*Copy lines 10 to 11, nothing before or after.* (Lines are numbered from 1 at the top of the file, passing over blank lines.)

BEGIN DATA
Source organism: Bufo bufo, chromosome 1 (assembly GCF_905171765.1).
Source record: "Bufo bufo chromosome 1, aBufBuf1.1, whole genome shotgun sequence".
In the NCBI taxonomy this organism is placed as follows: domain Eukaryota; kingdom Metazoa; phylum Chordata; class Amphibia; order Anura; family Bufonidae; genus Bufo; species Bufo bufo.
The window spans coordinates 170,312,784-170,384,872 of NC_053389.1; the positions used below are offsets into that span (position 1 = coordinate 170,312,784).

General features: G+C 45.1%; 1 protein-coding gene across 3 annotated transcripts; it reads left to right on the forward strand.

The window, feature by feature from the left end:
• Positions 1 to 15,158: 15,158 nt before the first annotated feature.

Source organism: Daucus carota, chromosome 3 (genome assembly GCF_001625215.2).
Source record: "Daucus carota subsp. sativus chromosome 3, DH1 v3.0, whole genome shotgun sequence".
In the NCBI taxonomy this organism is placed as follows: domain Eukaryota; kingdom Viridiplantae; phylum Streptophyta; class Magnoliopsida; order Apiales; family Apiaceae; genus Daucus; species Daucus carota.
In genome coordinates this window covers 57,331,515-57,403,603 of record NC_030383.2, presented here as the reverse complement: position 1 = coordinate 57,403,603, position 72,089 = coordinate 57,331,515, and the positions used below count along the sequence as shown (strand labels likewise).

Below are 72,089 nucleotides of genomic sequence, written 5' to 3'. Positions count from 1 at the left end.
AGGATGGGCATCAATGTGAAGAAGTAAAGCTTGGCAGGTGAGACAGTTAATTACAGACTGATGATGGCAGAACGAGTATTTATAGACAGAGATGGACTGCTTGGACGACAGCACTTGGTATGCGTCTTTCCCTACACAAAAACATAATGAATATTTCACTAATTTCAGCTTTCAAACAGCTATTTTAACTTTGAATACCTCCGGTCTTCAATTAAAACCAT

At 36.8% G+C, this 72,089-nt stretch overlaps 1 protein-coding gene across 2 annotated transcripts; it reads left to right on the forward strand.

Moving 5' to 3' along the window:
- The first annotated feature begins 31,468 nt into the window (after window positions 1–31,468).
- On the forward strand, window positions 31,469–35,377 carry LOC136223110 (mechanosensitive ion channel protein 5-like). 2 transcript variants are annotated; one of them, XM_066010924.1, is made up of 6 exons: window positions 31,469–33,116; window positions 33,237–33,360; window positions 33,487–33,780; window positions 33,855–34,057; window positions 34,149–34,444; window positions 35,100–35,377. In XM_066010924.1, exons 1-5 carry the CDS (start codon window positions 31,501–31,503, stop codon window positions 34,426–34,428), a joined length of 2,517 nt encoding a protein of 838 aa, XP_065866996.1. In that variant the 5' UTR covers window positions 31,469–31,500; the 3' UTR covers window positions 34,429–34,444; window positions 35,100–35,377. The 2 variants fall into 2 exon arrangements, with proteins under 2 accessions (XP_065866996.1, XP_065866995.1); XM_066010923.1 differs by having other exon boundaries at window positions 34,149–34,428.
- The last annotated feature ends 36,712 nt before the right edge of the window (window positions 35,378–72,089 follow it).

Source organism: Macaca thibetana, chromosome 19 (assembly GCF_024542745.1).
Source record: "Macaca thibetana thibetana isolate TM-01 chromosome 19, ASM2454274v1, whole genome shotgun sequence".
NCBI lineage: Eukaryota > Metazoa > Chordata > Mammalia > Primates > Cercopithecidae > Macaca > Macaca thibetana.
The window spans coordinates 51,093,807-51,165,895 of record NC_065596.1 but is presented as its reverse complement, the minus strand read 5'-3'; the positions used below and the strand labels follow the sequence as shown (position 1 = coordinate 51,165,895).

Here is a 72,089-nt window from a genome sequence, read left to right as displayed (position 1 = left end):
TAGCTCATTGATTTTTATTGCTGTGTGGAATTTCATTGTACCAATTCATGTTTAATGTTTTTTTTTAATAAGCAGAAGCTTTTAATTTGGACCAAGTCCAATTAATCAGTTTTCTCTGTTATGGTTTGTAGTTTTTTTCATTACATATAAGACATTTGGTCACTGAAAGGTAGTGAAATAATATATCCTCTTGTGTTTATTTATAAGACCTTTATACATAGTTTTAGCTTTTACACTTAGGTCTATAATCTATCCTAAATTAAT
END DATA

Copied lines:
In the NCBI taxonomy this organism is placed as follows: domain Eukaryota; kingdom Viridiplantae; phylum Streptophyta; class Magnoliopsida; order Apiales; family Apiaceae; genus Daucus; species Daucus carota.
In genome coordinates this window covers 57,331,515-57,403,603 of record NC_030383.2, presented here as the reverse complement: position 1 = coordinate 57,403,603, position 72,089 = coordinate 57,331,515, and the positions used below count along the sequence as shown (strand labels likewise).